One of American society’s most unique and identifiable characteristics is our firm belief that products should be restricted by age. Yes other cultures “restrict” products like alcohol and tobacco officially by age, but the rules are generally more a recommendation than a firm law. As a result, we spend huge amounts of time and money trying to stop underage consumption of goods. In other words, you will not see a “We Card” sign in a German Biergarten. In fact, they think it is delightfully funny and prude. Even so, we all know we are unique in this way and to be honest, I think we take pride in it. More to the point, most of us live for the day we turn 21. There is nothing like the joy of being able to legally do something so “Verbotten”, even if it pretty much tends to instantly make us fatter, dumber, and a whole lot poorer. At the same time, I have also noticed people feel sad when bouncers or check out clerks stop carding them. Something about passing that sign that says “We ID under 30” without being checked triggers the “Oh no… I’m old” fear.

Well fear not post 21 year olds of America! I want to appeal to that wonderful sense of joy we get when we are carded for the first time and I know just how to do it. And this time, you actually save money! The one problem… you need to be 55 or older to enjoy it. Yes, I want to establish carding 55 year olds for their AARP discount. Of course you also need the AARP card, but then again, I have plenty of cards that say I’m 22. I still get asked for my license just to prove it.

Television Spec AD

This ad uses TV as a media base and starts off showing a check-out line and a bunch of people waiting in line.

Cashier: Next please
(55ish man steps to the counter and proceeds to buy a few things. The final item is a bottle of wine)
Cashier: Sir, I’m going to need to see some ID. (The man looks nervous and fumbles around his wallet to find it. He hands it to the cashier)
55yearold: Here you go son. (Said in an old man voice)
(The Cashier looks suspicious. Calls his manager who arrives momentarily. The manager brings out an ultraviolent light and checks the ID. The shot switches to showing an obviously fake ID and a bold birthdate. The manager looks up displeased shaking his head.)
55year old: (looks frustrated, takes the bottle, and brings out his credit card)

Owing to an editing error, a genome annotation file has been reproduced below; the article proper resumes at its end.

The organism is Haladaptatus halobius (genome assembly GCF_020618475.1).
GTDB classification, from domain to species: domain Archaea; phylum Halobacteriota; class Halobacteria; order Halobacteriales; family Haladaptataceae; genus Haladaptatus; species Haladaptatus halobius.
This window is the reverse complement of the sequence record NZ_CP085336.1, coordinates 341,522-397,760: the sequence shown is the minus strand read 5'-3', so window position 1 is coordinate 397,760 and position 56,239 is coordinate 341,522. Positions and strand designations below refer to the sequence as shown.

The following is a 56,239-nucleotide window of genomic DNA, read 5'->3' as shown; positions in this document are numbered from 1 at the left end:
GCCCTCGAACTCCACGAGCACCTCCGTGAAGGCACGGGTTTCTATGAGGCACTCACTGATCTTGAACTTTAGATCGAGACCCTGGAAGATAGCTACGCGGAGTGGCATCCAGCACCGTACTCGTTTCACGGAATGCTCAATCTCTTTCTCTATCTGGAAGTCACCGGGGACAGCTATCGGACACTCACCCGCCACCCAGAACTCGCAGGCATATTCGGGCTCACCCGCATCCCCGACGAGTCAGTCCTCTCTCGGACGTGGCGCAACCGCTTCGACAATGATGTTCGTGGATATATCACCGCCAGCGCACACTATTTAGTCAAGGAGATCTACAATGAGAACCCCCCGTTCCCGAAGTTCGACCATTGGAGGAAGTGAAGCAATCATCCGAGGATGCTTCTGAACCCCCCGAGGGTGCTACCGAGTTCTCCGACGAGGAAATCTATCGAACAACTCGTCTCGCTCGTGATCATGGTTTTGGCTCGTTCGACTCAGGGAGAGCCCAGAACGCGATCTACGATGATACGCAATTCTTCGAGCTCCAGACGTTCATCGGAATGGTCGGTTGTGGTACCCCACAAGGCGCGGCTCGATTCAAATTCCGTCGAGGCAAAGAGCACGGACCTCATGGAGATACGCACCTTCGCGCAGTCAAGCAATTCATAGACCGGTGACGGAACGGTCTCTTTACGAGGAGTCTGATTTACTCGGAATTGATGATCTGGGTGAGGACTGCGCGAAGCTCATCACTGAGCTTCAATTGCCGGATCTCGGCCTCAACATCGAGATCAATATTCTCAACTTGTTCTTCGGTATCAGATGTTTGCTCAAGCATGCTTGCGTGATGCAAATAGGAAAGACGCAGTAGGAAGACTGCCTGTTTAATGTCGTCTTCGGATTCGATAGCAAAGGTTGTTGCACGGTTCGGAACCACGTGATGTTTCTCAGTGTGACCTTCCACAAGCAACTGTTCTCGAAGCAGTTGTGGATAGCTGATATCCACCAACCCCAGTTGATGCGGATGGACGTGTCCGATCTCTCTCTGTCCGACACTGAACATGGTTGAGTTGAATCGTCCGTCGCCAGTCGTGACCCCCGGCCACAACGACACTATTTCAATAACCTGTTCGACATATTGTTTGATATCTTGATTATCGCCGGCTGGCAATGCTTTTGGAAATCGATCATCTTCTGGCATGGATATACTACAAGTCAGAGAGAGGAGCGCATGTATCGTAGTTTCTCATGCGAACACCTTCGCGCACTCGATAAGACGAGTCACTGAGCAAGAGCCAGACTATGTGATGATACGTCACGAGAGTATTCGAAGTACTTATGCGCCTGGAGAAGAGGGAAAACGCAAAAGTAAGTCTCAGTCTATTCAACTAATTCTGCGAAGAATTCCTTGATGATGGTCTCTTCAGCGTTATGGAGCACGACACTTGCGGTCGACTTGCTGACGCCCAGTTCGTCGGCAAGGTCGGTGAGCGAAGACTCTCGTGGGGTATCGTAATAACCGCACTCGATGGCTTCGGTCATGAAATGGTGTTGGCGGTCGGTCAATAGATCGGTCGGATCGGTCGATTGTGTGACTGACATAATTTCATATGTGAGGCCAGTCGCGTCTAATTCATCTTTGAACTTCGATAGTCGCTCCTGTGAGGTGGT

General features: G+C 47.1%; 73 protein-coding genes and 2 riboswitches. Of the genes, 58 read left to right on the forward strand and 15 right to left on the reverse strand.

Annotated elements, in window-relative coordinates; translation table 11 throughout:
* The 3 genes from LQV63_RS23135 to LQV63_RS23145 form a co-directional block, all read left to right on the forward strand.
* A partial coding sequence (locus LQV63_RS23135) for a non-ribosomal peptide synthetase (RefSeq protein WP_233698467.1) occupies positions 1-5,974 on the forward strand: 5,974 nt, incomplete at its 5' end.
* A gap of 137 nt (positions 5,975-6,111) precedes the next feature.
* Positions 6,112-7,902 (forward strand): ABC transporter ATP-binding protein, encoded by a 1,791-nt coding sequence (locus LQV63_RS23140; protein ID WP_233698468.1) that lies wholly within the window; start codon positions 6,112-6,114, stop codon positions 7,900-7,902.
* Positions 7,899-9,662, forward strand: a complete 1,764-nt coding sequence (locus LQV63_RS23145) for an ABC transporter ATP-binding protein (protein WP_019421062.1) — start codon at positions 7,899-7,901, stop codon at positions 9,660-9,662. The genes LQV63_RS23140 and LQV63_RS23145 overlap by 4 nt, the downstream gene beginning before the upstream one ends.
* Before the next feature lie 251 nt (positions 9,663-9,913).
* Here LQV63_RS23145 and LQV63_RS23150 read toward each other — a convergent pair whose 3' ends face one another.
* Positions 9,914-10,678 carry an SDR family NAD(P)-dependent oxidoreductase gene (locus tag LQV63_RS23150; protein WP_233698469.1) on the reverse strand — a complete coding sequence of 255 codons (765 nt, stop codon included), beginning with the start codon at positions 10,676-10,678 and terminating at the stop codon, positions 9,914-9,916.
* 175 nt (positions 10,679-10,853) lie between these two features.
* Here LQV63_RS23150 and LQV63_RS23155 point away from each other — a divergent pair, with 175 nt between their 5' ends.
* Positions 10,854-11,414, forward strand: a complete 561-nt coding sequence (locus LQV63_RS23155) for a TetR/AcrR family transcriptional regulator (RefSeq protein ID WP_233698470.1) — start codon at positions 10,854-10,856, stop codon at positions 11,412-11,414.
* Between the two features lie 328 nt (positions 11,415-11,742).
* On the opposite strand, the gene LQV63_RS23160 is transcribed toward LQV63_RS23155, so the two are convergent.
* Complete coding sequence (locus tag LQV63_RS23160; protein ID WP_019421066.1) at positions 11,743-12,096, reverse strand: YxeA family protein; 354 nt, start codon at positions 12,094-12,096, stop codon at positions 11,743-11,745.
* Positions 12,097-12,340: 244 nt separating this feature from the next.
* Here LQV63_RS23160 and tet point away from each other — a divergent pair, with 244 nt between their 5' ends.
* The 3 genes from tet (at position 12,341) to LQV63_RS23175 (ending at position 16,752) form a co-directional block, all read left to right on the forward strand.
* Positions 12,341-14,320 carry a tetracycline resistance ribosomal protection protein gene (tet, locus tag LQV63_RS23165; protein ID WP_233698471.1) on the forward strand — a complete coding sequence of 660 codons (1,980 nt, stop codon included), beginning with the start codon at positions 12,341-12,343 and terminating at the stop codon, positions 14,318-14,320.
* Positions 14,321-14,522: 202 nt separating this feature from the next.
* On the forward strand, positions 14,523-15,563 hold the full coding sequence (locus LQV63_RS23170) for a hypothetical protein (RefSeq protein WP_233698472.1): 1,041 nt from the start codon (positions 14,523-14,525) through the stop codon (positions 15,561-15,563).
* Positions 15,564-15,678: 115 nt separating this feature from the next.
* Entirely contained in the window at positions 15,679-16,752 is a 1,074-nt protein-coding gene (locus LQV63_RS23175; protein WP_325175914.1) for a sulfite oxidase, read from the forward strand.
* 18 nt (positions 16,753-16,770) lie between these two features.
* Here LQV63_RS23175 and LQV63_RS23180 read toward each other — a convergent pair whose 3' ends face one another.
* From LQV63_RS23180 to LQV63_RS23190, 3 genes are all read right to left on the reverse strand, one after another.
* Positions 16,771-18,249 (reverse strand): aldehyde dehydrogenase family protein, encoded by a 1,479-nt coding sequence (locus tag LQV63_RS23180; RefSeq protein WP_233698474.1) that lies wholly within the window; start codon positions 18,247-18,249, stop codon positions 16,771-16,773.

Narrator: Being 55 doesn’t mean you can’t have fun, it just means you don’t have to pay as much.
(Screen transitions to black screen showing AARP logo and joining information)

Print Spec Ad

Magazine and other forms of print ads can also be used in this campaign. Of course an appropriate publication would be used, but that is common knowledge.

I would love to use a photo showing someone in their late 40s trying to look older while a clerk is checking their id. The perspective will be behind and above the clerk. I want the audience to see what the clerk is seeing, but at the same time, I also want to show a clear view of the customer. A line of people can be seen waiting. None are very happy. The clerk is pointing to a sign that says “We ID…Under 55… no discount”

Ultimately I want to produce an ad campaign that pokes fun of our age restrictions, but at the same time reminds 55 year olds of that first time of being IDed. As humans, we love milestones and look forward to most… even if it is officially becoming eligible for AARP. In fact, after seeing the massive number of 60+ year old recent retires enjoying themselves (and whipping out $20 bills like they were nothing) on River street, Savannah, Georgia last weekend, I am convinced 55+ year olds are very much still ready to go out and have fun. I plan to be! The fact they can afford to do so tells me they are probably fairly successful and have been thrifty throughout their working careers. It is probably the same reason I see recent retires riding five to ten thousand dollar professional grade road bikes while loafing around at 12-15 miles per hour. The old adage really is true… “Youth is wasted on the young”